A partial solar eclipse will occur in Austria on June 10. The celestial scene will have no effect on the environment.
More than six years later, it will see another solar eclipse in Austria on June 10. However, the current celestial view will not be as large an event as the partial solar eclipse in 2015.
An average solar eclipse twice a year
If the Moon covered a maximum of 63 percent of the solar disk at that time, this time it wouldn’t even be five percent. So it’s neither noticeably darker nor cooler, says Alexander Piccard of the Vienna Working Group on Astronomy (WAA).
In a new moon, the moon is close to the sun when seen from Earth. On average twice a year, the satellite at least partially covers the solar disk and a solar eclipse occurs. However, this cannot be seen everywhere on earth. In Vienna, there was the last partial solar eclipse on March 20, 2015, and the next eclipse after the current event will be – also partially – on October 25, 2022, after all with 30 percent coverage.
An impressive event is expected in 2026
Piccard told the APA that a partial solar eclipse on August 12, 2026 covering 87 percent of the area, “the highest value since 1999,” would be even more impressive. However, the whole thing happens exactly at sunset. A detour to Spain may come in handy, as this event can be observed as total darkness. In Vienna there was the last total solar eclipse on July 8, 1842, and the next eclipse wouldn’t occur until May 16, 2227.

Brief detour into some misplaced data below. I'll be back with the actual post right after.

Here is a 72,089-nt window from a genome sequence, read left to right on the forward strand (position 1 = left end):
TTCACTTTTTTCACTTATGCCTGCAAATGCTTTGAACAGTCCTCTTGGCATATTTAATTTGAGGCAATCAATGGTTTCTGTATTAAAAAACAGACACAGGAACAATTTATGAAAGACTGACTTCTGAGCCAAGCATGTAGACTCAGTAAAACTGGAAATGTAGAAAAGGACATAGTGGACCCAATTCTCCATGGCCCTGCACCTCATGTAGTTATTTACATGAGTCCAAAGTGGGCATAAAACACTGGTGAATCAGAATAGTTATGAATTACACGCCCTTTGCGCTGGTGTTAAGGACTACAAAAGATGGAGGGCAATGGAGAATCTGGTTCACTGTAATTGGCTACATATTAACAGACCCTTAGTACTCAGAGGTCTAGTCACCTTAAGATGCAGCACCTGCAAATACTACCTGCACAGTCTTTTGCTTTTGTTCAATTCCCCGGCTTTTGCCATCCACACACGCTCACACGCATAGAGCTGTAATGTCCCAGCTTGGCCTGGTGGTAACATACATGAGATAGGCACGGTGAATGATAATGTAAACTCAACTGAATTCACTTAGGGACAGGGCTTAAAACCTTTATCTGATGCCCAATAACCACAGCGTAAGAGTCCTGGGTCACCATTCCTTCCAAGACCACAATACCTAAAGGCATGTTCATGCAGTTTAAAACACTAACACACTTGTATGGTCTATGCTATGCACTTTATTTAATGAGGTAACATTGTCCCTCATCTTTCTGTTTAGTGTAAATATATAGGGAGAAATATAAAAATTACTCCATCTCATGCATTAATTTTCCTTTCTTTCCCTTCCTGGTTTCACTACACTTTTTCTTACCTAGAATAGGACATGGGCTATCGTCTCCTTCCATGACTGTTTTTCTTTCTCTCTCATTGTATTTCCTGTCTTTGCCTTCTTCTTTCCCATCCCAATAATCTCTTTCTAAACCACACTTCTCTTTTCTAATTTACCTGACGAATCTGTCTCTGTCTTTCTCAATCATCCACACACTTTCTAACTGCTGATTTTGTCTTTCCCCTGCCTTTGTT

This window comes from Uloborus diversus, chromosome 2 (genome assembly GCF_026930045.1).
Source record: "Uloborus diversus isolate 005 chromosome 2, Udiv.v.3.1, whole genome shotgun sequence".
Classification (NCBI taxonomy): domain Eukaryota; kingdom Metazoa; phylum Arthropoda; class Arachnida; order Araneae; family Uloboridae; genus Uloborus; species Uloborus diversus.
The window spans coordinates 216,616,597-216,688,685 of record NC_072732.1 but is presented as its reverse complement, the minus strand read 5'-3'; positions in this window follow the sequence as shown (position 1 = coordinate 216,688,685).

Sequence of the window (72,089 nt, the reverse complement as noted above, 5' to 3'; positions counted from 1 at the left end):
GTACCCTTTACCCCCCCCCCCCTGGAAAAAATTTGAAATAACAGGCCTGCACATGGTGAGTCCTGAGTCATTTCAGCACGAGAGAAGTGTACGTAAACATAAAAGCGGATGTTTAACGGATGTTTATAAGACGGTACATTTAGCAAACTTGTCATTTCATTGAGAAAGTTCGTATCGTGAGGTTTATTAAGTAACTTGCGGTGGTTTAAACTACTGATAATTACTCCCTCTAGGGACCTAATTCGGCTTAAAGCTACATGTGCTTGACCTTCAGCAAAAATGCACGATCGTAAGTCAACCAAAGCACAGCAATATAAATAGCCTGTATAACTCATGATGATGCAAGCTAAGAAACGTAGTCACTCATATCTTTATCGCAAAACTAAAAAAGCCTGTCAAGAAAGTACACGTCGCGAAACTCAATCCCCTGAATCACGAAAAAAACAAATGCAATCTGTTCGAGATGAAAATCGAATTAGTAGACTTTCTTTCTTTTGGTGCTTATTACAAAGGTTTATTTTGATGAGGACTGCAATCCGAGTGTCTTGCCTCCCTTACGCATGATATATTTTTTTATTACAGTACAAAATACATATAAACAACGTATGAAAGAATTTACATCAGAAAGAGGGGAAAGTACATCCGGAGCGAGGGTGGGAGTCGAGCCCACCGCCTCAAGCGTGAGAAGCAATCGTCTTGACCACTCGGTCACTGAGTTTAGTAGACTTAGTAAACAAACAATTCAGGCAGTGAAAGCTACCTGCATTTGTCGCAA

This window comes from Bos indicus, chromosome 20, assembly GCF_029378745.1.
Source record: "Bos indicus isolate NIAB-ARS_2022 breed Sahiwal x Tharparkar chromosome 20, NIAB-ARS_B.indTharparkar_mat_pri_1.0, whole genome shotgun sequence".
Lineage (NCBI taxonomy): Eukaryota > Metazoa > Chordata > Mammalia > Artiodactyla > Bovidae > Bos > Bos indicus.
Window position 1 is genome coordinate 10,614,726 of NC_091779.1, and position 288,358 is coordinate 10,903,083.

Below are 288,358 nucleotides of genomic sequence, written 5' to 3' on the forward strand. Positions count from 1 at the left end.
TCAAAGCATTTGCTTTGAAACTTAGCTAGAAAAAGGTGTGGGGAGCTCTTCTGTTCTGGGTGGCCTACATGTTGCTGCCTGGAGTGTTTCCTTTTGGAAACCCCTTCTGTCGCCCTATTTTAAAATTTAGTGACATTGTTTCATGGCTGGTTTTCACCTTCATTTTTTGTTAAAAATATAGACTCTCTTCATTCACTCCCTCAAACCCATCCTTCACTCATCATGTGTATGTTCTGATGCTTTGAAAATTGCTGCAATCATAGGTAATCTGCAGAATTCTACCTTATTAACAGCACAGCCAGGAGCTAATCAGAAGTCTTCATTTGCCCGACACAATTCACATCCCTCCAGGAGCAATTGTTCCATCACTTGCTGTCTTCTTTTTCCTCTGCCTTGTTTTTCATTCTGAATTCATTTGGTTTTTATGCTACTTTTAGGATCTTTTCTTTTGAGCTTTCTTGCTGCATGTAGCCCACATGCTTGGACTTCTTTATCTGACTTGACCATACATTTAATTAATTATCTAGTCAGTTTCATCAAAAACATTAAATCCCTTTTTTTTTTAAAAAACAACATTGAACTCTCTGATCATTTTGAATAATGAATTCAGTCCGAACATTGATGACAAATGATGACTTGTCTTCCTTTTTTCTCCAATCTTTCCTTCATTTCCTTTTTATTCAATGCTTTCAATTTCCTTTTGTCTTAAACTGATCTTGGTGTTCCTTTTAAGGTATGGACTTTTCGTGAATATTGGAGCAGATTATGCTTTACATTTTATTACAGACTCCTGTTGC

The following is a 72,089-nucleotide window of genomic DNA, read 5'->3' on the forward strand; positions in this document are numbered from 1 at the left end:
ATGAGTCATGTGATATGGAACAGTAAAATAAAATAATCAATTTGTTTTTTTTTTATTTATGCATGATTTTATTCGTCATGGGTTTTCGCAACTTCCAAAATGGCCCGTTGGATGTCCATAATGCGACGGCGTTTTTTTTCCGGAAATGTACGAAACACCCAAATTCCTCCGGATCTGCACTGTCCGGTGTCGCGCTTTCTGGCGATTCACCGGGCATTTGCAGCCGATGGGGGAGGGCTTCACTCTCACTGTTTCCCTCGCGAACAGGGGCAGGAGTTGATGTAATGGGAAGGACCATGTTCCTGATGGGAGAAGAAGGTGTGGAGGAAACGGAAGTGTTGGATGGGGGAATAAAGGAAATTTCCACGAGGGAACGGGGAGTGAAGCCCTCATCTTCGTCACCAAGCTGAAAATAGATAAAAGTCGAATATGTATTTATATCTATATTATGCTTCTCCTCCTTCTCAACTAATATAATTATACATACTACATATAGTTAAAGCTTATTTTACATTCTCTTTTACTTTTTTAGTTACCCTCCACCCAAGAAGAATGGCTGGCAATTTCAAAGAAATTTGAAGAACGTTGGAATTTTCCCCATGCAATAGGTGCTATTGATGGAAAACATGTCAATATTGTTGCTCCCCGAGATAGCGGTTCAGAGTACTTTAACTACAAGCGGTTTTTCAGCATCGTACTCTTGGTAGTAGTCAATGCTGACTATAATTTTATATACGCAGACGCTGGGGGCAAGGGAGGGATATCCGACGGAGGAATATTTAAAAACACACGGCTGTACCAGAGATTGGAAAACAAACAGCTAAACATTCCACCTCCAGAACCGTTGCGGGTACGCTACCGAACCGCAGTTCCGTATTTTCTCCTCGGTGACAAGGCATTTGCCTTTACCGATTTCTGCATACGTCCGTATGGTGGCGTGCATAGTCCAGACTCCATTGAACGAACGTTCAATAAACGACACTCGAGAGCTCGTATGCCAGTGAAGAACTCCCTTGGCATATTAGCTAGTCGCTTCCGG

Use proper monitoring protection, not home remedies
In the current partial solar eclipse, the moon will darken slightly in the sun between 11:52 a.m. and 1:28 p.m., with the largest eclipse reaching at 12:40 p.m. The Moon will then cover about 4.6% of the Sun’s surface. This means that darkness will not have any effect on the environment: it will not be significantly darker and not significantly cooler. In total, the sky game in Vienna takes 1 hour and 36 minutes.
In order to observe the darkness, it is essential to look at the sun with proper protection. With the naked eye, you need eclipse glasses or a sun filter film, which are available from specialty astronomical retailers. Piccard warns against using “home remedies” like rescue blankets, soot glasses, CDs or the like. If you want to observe with binoculars or a telescope, a solar filter film should be used in front of the telescope aperture.
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